Worden’s Four Tasks of Grieving

By: Rochelle Perper, Ph.D. | May 26, 2015

Over the years I have had both the privilege and pleasure of working with many clients and their families who are grieving the loss of a loved one. Many of my client’s will ask, “Will this pain ever go away?” Recognizing the grieving is a unique and challenging process, there is no easy answer to this question. From my experiences, both personally and professionally I understand that the difficult feelings that accompany grief are an essential part of the experience. The grieving process and the associated emotions help us to come to terms with the loss and learn how to integrate the meaning of the loss into our lives.

As part of my training I have had to research the course of the grieving process to learn more about the process and help guide my clients. Although I am cautious about making the grieving process too academic, it can be validating to see elements that mirror our situation in the writing of others.

In his book, Grief Counseling and Grief Therapy, 4th ed., 2008, William Worden suggests Four Tasks of Grieving. These tasks, according to Worden, must be accomplished during the process of mourning. I like this model because it is flexible; meaning that you can adapt it to describe your individual situation, and it encourages the griever to take an active approach to their grieving process. Like any good model, it is possible to move backwards and forwards in the tasks. In other words, these tasks do not necessarily need to occur in the order that they are described here. However, as you will see, there is some natural order in that completion of some tasks presupposes completion of another task. Further, Worden acknowledges that at during the course of a lifetime some tasks may need to be revisited.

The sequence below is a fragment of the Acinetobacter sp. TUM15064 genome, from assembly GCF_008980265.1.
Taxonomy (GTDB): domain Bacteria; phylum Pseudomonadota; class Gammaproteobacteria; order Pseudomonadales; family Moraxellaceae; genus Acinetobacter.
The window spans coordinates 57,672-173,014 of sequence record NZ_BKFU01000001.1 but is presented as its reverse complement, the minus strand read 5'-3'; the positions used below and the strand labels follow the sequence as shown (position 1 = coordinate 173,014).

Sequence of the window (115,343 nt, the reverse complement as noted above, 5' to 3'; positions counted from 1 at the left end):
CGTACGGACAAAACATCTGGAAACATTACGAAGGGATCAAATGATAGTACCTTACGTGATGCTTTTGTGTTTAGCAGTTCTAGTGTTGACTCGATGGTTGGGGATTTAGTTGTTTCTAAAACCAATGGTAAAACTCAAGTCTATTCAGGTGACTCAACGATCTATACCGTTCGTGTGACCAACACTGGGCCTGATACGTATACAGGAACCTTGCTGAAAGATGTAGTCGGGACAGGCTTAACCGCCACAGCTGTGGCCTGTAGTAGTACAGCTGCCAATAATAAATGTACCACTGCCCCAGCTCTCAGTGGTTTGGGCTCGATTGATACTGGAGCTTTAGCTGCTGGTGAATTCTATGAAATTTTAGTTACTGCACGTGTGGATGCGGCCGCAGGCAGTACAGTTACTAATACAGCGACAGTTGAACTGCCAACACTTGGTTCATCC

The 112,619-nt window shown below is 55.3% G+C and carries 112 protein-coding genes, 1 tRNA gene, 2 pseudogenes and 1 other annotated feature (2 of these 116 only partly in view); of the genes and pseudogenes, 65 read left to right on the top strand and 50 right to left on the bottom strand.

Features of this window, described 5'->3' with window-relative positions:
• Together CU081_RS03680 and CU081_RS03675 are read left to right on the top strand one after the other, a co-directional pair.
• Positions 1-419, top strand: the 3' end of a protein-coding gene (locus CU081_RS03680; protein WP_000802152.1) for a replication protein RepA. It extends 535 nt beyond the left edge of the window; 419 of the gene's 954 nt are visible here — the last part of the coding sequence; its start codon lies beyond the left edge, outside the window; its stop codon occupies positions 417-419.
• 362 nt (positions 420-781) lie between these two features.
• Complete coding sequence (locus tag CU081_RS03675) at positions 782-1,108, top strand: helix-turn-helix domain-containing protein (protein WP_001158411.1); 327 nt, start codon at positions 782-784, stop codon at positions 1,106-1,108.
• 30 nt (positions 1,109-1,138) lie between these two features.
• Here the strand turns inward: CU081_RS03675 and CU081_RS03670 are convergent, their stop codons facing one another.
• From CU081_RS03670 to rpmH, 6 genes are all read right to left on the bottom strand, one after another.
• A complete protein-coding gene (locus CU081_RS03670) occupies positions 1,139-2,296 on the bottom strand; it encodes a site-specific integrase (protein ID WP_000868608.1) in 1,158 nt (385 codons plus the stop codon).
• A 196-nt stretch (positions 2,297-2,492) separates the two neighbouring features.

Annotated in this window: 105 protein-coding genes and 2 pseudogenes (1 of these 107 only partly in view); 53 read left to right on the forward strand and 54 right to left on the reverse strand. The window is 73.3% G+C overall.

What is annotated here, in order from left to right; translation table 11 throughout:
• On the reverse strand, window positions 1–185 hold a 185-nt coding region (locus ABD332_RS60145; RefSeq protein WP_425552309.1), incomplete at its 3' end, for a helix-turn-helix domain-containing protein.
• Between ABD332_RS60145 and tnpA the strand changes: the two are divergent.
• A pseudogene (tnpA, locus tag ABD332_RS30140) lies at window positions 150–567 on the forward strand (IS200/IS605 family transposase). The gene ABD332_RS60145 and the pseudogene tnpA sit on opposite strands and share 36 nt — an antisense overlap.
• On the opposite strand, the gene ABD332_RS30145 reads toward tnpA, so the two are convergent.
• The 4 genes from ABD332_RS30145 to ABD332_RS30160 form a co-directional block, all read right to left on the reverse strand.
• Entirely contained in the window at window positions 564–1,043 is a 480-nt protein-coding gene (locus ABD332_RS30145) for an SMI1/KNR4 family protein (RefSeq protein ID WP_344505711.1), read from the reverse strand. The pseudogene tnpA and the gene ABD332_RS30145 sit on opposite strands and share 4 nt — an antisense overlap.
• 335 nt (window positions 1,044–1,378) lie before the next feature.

As you read, I empower you to use this material in a way that is helpful to you. Remember, there is no one right way to grieve. Everyone’s stages of grief do not occur in the same order, nor does the grieving process take the same amount of time for everyone.

Task #1: To accept the reality of the loss

This task involves coming to terms with the end of the person’s life. It is not uncommon to experience shock or disbelief following a loss, or feel as if you are living in a dream or surreal reality. Your mind can easily pretend that the death didn’t really happen in an attempt to avoid the pain. You might continually expect your loved one to walk through the door, or be on the other end of the phone when it rings. You might keep telling yourself that this has to be a nightmare that you’ll soon wake up from.